The Merguez Sausage replaces the Harissa Chicken Roll. The Amazigh Red is also new.
I enjoyed the Kefta Pocket last year. It isn’t overwhelmingly spicy and it’s a pretty good amount of food for the money with the large pita.
Think of it as a Moroccan Meatball Sandwich. It’s pretty hefty.
Pretend this is the Casa Beer. Somehow I have misplaced my picture. I really cannot overemphasize that this is not a professional outfit. Anyway, Casablanca Beer hails from Brasseries du Maroc in Morocco. It’s a 5% Euro Pale Lager similar to Birra Moretti, Stella Artois, Kronenbourg 1664, Harp, and others widely available at the Festival. This is one of the better Euro Pale Lagers available, though you’ll be served a simple bottle’s worth. Crisp and refreshing, there’s a complexity there that you’re not going to find from the Kronenbourg and others. Since it’s relatively rare, it’s not a bad choice if you’re in the market around this area. Belgium is going to have a few options (Stella, Leffe, Hoegaarten), but I’d take the Casa over the Tiger beer in Morocco or Kronenbourg in France.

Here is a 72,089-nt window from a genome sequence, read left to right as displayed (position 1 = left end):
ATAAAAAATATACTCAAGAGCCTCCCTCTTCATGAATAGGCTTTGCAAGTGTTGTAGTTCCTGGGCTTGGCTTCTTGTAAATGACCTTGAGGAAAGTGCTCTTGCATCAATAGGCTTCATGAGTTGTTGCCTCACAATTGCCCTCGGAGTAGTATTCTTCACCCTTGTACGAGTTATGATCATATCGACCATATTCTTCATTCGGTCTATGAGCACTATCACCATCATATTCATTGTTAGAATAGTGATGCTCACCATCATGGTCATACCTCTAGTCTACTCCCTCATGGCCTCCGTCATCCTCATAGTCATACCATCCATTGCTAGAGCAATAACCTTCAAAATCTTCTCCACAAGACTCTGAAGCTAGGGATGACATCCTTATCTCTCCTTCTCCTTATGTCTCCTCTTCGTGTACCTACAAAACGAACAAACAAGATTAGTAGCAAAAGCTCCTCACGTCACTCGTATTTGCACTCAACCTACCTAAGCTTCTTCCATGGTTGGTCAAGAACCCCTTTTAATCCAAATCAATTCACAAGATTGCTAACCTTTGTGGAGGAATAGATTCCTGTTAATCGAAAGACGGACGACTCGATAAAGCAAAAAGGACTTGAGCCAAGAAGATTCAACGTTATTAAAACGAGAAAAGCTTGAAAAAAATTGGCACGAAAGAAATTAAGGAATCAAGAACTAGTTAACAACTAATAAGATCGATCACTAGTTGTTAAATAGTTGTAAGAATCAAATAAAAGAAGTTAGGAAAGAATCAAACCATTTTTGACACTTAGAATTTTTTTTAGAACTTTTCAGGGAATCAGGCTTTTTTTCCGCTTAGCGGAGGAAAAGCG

The Mimosa Royale, which has increased $1 in price over last year. Considering the $12+ glasses of Moet, it seems reasonable I suppose. You may be able to ask for just the champagne without the “Royale,” but it would be helpful to be a blonde woman.
Unless something has changed, the sangria is pre-bottled and pretty sad. It’s certainly not terrible, but sangria is about as Moroccan as that Spanish wine we saw in Singapore is from Singapore.
New Zealand has moved further down near Belgium. That’s the Belgium seating area to the right. You’ll see this across from the France kiosks before arriving at Chefs de France.
The Lamb Meatball with Spicy Tomato Chutney replaces the Lamb Slider with Tomato Chutney.
You may recall last year’s Slider, which looked like this. Many people described it as being a meatball inside of a bun and it looks like this year Disney just decided to call it that.
Tanya sent in a picture of this year’s version with the following review, “It was just as good as last year’s slider, but just in different form. Less bread, more sauce, but that’s OK cuz the sauce is delicious! The meatball itself was actually pretty juicy. But with the sauce and juicy meatball combined, that made the bottom of the bread bowl a little soggy. They prepared it fresh while I waited, so it wasn’t just sitting around getting soggy either. Overall, pretty good!” She’s been the last four years, so I think we can take her word for it.